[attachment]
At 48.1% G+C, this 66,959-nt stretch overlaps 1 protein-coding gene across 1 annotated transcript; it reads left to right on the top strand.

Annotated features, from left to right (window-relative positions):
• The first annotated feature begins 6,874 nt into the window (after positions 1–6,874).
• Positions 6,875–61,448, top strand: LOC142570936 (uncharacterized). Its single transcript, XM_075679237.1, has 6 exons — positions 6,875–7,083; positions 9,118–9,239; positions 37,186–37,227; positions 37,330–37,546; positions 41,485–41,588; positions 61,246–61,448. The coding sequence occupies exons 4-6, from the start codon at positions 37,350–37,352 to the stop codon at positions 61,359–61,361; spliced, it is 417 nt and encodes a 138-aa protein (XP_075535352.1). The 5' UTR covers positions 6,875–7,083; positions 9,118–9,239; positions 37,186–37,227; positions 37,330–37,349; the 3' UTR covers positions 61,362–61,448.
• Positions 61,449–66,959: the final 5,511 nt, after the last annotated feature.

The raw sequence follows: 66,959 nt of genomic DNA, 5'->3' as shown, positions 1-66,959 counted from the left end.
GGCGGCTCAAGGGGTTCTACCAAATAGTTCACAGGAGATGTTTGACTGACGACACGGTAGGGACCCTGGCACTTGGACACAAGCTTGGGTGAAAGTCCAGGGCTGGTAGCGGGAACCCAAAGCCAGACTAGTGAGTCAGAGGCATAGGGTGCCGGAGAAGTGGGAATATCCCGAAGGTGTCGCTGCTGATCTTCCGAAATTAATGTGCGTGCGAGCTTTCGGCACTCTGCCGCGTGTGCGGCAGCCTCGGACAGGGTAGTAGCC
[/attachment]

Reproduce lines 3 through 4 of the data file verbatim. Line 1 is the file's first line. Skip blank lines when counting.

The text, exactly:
• The first annotated feature begins 6,874 nt into the window (after positions 1–6,874).
• Positions 6,875–61,448, top strand: LOC142570936 (uncharacterized). Its single transcript, XM_075679237.1, has 6 exons — positions 6,875–7,083; positions 9,118–9,239; positions 37,186–37,227; positions 37,330–37,546; positions 41,485–41,588; positions 61,246–61,448. The coding sequence occupies exons 4-6, from the start codon at positions 37,350–37,352 to the stop codon at positions 61,359–61,361; spliced, it is 417 nt and encodes a 138-aa protein (XP_075535352.1). The 5' UTR covers positions 6,875–7,083; positions 9,118–9,239; positions 37,186–37,227; positions 37,330–37,349; the 3' UTR covers positions 61,362–61,448.